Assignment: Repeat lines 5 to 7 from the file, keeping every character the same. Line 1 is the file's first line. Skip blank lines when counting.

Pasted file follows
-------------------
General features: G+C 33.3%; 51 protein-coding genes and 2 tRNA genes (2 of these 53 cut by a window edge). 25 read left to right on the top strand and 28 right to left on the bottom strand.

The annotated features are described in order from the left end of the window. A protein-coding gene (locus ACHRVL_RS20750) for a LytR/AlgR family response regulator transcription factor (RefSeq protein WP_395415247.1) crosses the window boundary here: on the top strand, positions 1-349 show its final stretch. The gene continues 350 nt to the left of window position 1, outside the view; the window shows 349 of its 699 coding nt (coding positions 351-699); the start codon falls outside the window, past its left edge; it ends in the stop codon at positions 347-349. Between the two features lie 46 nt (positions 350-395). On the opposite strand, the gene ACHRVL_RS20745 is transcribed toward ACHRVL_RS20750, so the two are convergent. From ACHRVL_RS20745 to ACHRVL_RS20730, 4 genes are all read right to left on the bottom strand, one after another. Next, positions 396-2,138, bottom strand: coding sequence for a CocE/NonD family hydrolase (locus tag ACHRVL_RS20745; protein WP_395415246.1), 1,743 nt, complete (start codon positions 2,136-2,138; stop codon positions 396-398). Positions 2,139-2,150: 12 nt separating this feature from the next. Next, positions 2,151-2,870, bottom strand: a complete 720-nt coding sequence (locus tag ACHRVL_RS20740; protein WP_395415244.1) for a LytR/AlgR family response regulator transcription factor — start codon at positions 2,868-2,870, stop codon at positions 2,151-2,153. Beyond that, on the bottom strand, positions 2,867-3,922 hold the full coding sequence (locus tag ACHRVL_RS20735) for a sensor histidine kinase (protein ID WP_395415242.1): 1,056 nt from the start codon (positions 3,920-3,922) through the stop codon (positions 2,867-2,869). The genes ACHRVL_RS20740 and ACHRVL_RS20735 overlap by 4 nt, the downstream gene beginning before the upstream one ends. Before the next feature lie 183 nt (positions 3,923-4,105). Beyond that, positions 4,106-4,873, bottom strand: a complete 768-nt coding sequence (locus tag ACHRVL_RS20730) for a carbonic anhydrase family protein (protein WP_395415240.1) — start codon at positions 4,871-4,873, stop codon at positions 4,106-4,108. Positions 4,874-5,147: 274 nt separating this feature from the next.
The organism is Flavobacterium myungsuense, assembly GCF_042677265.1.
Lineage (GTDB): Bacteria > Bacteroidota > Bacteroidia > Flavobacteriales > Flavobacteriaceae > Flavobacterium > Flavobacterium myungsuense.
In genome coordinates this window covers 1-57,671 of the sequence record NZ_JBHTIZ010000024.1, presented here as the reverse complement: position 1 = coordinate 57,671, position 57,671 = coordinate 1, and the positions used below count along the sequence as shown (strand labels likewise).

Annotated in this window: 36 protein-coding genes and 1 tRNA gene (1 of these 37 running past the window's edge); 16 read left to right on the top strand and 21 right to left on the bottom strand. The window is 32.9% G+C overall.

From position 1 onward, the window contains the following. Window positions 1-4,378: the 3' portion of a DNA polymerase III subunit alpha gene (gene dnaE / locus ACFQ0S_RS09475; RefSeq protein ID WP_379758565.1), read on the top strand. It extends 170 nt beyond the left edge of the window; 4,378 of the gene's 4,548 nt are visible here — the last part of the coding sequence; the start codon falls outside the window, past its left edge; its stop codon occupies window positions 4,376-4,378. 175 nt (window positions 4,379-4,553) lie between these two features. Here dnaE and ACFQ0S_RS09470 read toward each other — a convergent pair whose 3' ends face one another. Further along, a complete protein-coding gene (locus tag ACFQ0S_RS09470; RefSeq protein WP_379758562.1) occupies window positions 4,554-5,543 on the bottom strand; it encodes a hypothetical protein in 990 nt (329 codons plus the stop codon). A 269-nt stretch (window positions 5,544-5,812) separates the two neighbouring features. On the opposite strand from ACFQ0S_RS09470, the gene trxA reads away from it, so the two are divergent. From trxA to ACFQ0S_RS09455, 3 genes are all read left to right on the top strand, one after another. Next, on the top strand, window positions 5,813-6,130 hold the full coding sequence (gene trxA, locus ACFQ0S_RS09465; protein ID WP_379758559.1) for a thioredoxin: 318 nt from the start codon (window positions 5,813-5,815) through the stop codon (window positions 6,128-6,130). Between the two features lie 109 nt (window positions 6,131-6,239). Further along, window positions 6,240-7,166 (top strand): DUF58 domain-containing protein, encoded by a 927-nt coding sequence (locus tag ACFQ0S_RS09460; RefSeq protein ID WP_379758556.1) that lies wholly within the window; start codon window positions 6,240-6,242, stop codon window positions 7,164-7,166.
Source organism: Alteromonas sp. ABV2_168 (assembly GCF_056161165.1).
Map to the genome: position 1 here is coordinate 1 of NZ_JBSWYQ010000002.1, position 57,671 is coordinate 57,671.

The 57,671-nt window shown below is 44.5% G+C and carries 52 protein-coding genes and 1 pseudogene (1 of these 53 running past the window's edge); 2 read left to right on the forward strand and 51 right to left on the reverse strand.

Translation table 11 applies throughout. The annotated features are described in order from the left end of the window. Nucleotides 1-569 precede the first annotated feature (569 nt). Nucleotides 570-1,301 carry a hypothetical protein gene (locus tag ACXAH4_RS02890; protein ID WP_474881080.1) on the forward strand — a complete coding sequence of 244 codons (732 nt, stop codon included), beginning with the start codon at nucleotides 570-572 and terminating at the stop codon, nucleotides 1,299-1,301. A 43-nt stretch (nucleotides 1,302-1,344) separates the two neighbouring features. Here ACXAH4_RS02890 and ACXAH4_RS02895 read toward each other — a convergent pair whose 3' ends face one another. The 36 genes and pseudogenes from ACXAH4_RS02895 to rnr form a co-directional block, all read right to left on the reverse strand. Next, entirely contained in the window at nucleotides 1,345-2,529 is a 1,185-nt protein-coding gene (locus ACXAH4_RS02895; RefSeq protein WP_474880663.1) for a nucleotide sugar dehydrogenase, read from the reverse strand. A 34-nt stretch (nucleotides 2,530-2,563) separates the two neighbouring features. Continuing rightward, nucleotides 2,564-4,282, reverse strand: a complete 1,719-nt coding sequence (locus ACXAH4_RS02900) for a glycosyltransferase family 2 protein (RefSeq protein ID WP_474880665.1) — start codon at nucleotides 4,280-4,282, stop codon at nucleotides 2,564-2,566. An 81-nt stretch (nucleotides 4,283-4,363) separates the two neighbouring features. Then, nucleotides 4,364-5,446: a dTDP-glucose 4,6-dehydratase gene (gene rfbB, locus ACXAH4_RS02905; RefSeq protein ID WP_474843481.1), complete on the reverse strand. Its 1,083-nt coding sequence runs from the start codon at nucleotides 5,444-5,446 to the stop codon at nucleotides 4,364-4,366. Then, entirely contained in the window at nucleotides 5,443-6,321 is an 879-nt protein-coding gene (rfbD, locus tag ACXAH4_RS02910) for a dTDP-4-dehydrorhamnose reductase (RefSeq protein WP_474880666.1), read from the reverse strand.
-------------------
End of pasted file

In genome coordinates this window covers 1-57,671 of the sequence record NZ_JBHTIZ010000024.1, presented here as the reverse complement: position 1 = coordinate 57,671, position 57,671 = coordinate 1, and the positions used below count along the sequence as shown (strand labels likewise).

Annotated in this window: 36 protein-coding genes and 1 tRNA gene (1 of these 37 running past the window's edge); 16 read left to right on the top strand and 21 right to left on the bottom strand. The window is 32.9% G+C overall.

From position 1 onward, the window contains the following. Window positions 1-4,378: the 3' portion of a DNA polymerase III subunit alpha gene (gene dnaE / locus ACFQ0S_RS09475; RefSeq protein ID WP_379758565.1), read on the top strand. It extends 170 nt beyond the left edge of the window; 4,378 of the gene's 4,548 nt are visible here — the last part of the coding sequence; the start codon falls outside the window, past its left edge; its stop codon occupies window positions 4,376-4,378. 175 nt (window positions 4,379-4,553) lie between these two features. Here dnaE and ACFQ0S_RS09470 read toward each other — a convergent pair whose 3' ends face one another. Further along, a complete protein-coding gene (locus tag ACFQ0S_RS09470; RefSeq protein WP_379758562.1) occupies window positions 4,554-5,543 on the bottom strand; it encodes a hypothetical protein in 990 nt (329 codons plus the stop codon). A 269-nt stretch (window positions 5,544-5,812) separates the two neighbouring features. On the opposite strand from ACFQ0S_RS09470, the gene trxA reads away from it, so the two are divergent. From trxA to ACFQ0S_RS09455, 3 genes are all read left to right on the top strand, one after another. Next, on the top strand, window positions 5,813-6,130 hold the full coding sequence (gene trxA, locus ACFQ0S_RS09465; protein ID WP_379758559.1) for a thioredoxin: 318 nt from the start codon (window positions 5,813-5,815) through the stop codon (window positions 6,128-6,130). Between the two features lie 109 nt (window positions 6,131-6,239). Further along, window positions 6,240-7,166 (top strand): DUF58 domain-containing protein, encoded by a 927-nt coding sequence (locus tag ACFQ0S_RS09460; RefSeq protein ID WP_379758556.1) that lies wholly within the window; start codon window positions 6,240-6,242, stop codon window positions 7,164-7,166.